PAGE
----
Tomase: Sox outfield defense has remained elite without Killer Bs originally appeared on NBC Sports Boston
We couldn’t say much with certainty about the 2021 Red Sox except this — they’d be worse defensively in the outfield. How could they not be?
In the span of a year, they lost perhaps the greatest defensive center fielder in franchise history (Jackie Bradley Jr.), the best defensive right fielder of this generation (Mookie Betts), and a left fielder who delivered the signature catch of the 2018 playoffs (Andrew Benintendi).
They replaced them, respectively, with a second baseman (Kiké Hernández), a fullback (Hunter Renfroe), and a decent athlete (Alex Verdugo). There was no doubt the defense would suffer. The only question was how much.
It turns out the answer is hardly at all, because this group is proving there’s life after the Killer Bs.
The latest example came late Friday night, when Hernández made a game-saving throw from center to erase the tying run at the plate in a 3-2 victory over the A’s in 10 innings. It was the kind of missile that would’ve made Bradley proud, a one-hop strike to catcher Christian Vazquez that cut down Seth Brown on Sean Murphy’s fly to medium center.
“The way we play defense in the outfield is elite, put it that way,” said manager Alex Cora. “I know a lot of people had their doubts coming into the season, because we didn’t have Mookie, Benny and Jackie, but these three guys are playing up there, they’re playing elite defense. They throw to the right bases, they keep their throws down, their routes are great, the communication is outstanding, so defensively, we’re one of the best outfields in the big leagues, if not the best.”
It wasn’t supposed to be this way, but it turns out some decisions are best made on the fly. The Red Sox signed Hernández, after all, to be their starting second baseman, but the emergence of second baseman Christian Arroyo combined with the fact that Verdugo and Renfroe were best suited for the corners put Hernández in center almost immediately, and he has thrived there.
He’s not alone. While Hernández has saved eight runs in center, per Baseball Info Solutions, Renfroe is a plus-six in right and Verdugo is an impressive plus-8 in left. All told, Red Sox outfielders have saved a total of 22 runs, a figure topped only by the Rays (plus-26) in all of baseball.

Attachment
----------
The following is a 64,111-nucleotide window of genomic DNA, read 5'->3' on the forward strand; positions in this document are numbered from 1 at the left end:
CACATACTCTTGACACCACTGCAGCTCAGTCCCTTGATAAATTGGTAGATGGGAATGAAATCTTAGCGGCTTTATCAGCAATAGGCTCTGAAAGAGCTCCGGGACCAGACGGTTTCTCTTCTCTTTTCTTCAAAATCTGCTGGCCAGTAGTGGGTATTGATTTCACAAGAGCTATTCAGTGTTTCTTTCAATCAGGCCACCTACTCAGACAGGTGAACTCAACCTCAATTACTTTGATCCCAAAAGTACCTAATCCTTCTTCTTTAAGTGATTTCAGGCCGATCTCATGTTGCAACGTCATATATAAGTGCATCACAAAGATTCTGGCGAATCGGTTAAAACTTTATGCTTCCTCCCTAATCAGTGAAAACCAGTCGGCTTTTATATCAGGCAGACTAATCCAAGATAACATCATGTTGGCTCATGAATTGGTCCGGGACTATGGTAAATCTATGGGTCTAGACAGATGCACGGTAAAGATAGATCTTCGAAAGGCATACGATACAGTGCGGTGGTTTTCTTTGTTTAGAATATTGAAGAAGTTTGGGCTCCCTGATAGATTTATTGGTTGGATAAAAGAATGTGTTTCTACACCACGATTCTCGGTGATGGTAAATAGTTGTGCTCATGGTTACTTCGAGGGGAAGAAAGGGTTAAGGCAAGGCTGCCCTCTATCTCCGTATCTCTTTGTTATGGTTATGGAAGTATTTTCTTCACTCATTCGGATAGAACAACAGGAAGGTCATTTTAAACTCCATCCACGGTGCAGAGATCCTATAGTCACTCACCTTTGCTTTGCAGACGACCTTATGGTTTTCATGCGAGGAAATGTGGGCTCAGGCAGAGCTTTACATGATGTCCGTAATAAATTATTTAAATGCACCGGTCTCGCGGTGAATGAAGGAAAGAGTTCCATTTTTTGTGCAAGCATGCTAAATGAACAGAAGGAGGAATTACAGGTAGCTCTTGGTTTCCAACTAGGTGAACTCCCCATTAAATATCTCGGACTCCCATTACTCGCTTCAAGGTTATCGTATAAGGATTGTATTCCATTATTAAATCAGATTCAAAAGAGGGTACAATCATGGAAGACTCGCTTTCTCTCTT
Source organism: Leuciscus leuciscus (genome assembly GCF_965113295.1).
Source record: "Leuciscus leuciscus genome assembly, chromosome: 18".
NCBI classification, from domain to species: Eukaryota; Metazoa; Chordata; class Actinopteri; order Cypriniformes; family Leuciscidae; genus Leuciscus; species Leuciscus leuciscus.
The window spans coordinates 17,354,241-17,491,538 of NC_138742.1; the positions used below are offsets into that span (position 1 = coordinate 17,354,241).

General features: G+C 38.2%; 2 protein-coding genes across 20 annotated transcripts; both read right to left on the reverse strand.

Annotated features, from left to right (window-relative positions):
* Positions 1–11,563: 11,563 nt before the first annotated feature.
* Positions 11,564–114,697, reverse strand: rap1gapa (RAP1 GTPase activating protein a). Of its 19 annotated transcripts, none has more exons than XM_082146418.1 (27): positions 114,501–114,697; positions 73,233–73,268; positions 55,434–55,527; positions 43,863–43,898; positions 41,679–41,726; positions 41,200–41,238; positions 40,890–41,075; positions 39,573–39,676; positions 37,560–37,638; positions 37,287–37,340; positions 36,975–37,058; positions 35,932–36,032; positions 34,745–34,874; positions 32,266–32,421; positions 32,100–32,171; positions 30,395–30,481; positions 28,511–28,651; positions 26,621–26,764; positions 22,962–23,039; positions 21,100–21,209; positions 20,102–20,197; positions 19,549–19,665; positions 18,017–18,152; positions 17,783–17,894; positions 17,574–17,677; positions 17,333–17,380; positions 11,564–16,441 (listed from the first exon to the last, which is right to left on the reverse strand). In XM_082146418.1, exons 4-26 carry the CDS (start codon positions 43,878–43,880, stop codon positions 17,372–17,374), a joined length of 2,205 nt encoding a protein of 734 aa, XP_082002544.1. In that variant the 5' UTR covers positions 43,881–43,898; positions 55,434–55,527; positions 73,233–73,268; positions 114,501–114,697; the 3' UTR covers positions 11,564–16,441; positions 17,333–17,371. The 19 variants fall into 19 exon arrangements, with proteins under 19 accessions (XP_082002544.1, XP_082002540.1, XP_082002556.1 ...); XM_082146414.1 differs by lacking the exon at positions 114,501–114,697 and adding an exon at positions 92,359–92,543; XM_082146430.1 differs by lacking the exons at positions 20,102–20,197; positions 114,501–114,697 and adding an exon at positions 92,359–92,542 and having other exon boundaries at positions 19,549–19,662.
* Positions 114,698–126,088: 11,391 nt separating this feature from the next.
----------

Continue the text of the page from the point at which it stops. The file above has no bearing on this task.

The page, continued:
As a means of comparison, the Dodgers are a minus-2, with Betts only plus-4 after routinely saving between 20 and 30 runs a year in Boston.
“The defense we have behind me, I trust these guys a lot,” said Friday’s starter, Eduardo Rodriguez. “I can put my life in front of whatever, because I know they’re going to protect my life. These guys are amazing. Every time I get a groundball, flyball, I know they’re going to make a good play. I just try to keep the ball in the ballpark because I know the defense I have, that’s how much I trust them.”
On Friday, that meant Hernández catching Murphy’s soft liner with all of his momentum carrying him towards the plate before unleashing a perfect throw.
“To be honest with you, I didn’t think he was going to send him,” Hernández said. “In my mind, my baseball clock, I felt like I came in a lot and I just wanted to make sure I made a good throw like down, to where the runner at first wouldn’t advance on the overthrow or whatnot in case the runner at third didn’t go. I want to make sure I took my time and made a good throw, and that’s what happened.”
There’s been a lot of that this year, with Renfroe making several highlight-reel throws, Verdugo ending an April win against the Twins with a diving grab, and Hernández making his mark on Friday night.
“I like playing defense,” Hernández said. “I take a lot of pride in it. Hunter’s really good. He does the same thing. We work really hard at it. Every day we’re out there taking live reads off the bat in BP, and of course Dugie’s a good athlete as well.
“Everybody talks about our lineup, but at the end of the day, pitching and defense is what wins ballgames and it shows when we pitch and when we play good defense, we win ballgames.”